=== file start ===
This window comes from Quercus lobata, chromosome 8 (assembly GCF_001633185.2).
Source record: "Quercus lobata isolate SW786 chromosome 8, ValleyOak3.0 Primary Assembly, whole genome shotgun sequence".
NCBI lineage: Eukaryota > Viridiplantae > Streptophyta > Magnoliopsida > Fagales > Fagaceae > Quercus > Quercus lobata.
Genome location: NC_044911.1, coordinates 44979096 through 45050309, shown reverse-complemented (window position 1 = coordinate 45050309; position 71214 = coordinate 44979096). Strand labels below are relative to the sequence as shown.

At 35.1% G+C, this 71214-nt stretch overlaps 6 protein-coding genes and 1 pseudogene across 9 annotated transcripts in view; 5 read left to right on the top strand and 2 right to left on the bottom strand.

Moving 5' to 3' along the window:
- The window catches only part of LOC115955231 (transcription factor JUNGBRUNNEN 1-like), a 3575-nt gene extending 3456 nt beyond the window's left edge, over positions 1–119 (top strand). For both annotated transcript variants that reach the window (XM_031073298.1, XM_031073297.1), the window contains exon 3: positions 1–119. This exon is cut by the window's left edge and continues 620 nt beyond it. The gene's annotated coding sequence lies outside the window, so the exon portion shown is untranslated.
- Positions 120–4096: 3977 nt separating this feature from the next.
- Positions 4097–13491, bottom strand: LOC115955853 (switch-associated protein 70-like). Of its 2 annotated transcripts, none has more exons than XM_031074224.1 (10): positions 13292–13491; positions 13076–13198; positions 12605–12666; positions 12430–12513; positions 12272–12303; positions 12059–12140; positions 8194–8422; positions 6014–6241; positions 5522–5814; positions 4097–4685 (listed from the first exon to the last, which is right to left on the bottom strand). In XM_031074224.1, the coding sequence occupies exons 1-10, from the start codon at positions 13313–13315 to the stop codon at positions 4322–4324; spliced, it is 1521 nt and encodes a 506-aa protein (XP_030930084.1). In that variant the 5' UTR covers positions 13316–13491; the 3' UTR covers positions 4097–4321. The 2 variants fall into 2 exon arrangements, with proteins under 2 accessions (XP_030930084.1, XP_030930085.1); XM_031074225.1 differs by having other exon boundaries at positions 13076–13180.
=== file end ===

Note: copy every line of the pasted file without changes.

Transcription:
This window comes from Quercus lobata, chromosome 8 (assembly GCF_001633185.2).
Source record: "Quercus lobata isolate SW786 chromosome 8, ValleyOak3.0 Primary Assembly, whole genome shotgun sequence".
NCBI lineage: Eukaryota > Viridiplantae > Streptophyta > Magnoliopsida > Fagales > Fagaceae > Quercus > Quercus lobata.
Genome location: NC_044911.1, coordinates 44979096 through 45050309, shown reverse-complemented (window position 1 = coordinate 45050309; position 71214 = coordinate 44979096). Strand labels below are relative to the sequence as shown.

At 35.1% G+C, this 71214-nt stretch overlaps 6 protein-coding genes and 1 pseudogene across 9 annotated transcripts in view; 5 read left to right on the top strand and 2 right to left on the bottom strand.

Moving 5' to 3' along the window:
- The window catches only part of LOC115955231 (transcription factor JUNGBRUNNEN 1-like), a 3575-nt gene extending 3456 nt beyond the window's left edge, over positions 1–119 (top strand). For both annotated transcript variants that reach the window (XM_031073298.1, XM_031073297.1), the window contains exon 3: positions 1–119. This exon is cut by the window's left edge and continues 620 nt beyond it. The gene's annotated coding sequence lies outside the window, so the exon portion shown is untranslated.
- Positions 120–4096: 3977 nt separating this feature from the next.
- Positions 4097–13491, bottom strand: LOC115955853 (switch-associated protein 70-like). Of its 2 annotated transcripts, none has more exons than XM_031074224.1 (10): positions 13292–13491; positions 13076–13198; positions 12605–12666; positions 12430–12513; positions 12272–12303; positions 12059–12140; positions 8194–8422; positions 6014–6241; positions 5522–5814; positions 4097–4685 (listed from the first exon to the last, which is right to left on the bottom strand). In XM_031074224.1, the coding sequence occupies exons 1-10, from the start codon at positions 13313–13315 to the stop codon at positions 4322–4324; spliced, it is 1521 nt and encodes a 506-aa protein (XP_030930084.1). In that variant the 5' UTR covers positions 13316–13491; the 3' UTR covers positions 4097–4321. The 2 variants fall into 2 exon arrangements, with proteins under 2 accessions (XP_030930084.1, XP_030930085.1); XM_031074225.1 differs by having other exon boundaries at positions 13076–13180.